Sunday, June 20, 2010

So Many Books to Read and So Little Time!

It’s time for an overview of what I’ve just read and what I’m currently reading. I’ll include a brief review of each.
In the last month or so, I finished reading:
1948 by Benny Morris
1948 is the year that I was born which providentially is the same for Israel. Perhaps this is a small reason why I am drawn to study Israel. “Can a country be born in a day or a nation be brought forth in a moment? Yet no sooner is Zion in labor than she gives birth to her children.” Isaiah 66:8 
The book 1948 is a detailed account of the politics, players, and conflicts that shaped the geography and destinies of Israel and the Middle East. It changed my understanding of the events and made me more sympathetic to the parties who have suffered because of it. I just watched the movie, a Woman Called Golda, which relates the life of Golda Meir; in it she makes a radio address to offer peace to the Arabs on the eve of their statehood. Of course, the response of the surrounding nations of Egypt, Lebanon, Jordan, Syria, and Iraq was to wage war against Israel. What I was not quite aware of though, is that once the Arabs showed their true intent (drive the Jews into the sea), the Jews implemented a “clear them out” mentality as well. While they were seriously outnumbered in personnel and equipment, the young Jewish state systematically leveraged their skill and resources to turn the tide of the battle. Their goal became to empty whole regions of their Arab populations so there would be less trouble after the war. In the ensuing UN arranged cease fires, the Jews improved their strength and position to exit stronger each time. But world opinion put a damper on their actions, just as it would do in later years and wars. Had they been able to effect their greater plans, the West Bank would probably be a secure part of Israel to this day. As it turned out, the ground was laid for perpetual conflict with the Palestinians and Muslim nations. Perhaps that is because Bible prophecy was built into the current events.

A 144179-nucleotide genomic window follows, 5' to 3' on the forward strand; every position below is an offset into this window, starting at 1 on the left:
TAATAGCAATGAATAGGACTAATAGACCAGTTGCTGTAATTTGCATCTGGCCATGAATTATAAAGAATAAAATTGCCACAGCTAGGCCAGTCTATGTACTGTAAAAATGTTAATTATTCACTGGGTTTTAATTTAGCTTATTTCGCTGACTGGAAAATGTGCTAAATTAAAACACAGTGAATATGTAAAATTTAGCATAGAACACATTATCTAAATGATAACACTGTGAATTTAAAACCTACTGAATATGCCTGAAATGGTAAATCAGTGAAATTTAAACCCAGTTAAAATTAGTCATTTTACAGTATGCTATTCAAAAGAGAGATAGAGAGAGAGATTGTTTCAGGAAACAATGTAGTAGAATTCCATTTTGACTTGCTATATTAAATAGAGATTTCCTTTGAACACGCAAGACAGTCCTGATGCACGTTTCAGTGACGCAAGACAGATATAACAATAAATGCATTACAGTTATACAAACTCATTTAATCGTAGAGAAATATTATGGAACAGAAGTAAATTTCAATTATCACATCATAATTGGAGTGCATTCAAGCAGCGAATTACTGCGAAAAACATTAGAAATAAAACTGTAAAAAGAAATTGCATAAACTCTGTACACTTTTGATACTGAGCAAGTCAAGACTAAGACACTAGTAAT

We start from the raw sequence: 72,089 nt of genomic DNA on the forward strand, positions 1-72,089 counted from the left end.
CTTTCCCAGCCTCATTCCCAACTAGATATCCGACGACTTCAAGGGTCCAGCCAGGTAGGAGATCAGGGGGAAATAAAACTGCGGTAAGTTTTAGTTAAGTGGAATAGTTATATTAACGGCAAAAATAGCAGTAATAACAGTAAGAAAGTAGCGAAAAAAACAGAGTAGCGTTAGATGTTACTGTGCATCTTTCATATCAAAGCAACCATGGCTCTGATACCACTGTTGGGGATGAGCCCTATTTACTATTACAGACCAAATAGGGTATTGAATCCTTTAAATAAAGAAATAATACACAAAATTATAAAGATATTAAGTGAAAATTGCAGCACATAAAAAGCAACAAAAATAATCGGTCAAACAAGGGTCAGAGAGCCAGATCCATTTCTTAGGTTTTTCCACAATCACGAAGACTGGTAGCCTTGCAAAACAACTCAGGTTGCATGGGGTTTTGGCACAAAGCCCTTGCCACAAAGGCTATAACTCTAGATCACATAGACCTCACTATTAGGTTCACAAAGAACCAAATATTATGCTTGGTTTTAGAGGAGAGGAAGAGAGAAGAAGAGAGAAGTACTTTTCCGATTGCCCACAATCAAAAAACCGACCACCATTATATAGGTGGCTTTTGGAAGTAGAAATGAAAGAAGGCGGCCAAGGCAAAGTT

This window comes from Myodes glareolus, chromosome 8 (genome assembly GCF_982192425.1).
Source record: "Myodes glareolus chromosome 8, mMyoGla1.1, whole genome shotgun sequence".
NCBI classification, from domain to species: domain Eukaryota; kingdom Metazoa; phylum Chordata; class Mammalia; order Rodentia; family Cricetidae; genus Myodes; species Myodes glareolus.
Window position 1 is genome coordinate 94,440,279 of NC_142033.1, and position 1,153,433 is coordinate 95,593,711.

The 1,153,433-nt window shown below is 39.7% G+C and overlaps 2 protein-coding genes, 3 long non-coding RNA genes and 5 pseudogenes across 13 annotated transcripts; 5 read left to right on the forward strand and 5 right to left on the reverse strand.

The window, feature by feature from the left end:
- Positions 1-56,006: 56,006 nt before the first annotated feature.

The Law and the New Testament by Frank Thielman
I had mentioned before that this book raised my ire, for it reeks of replacement theology. My copy is covered with highlighting and notes and now that I am done with it, my goal is to write a critique of its errors. 
The Betrayal by Douglas Bond
This has an interesting, albiet contrived, storyline. John Calvin accepts the request of a man who offers to be his personal servant. As Calvin’s schooling, writing, and teaching catapult him to the increasingly dangerous ranks of the budding reformed movement in France, we overhear through this servant the conversations and the events that forced Calvin to find refuge in Switzerland. This book lays bare the corrupt and vicious practices of the French nobility and the Catholic Church in Europe. I was repulsed by the inhumanity of the French elite that burned the innocent at street squares as a prelude to the wholesale slaughter of the Huguenots that occurred a few years later. The Reformation was accomplished at a great price, and I have immense respect for the people who sacrificed so much, including Luther.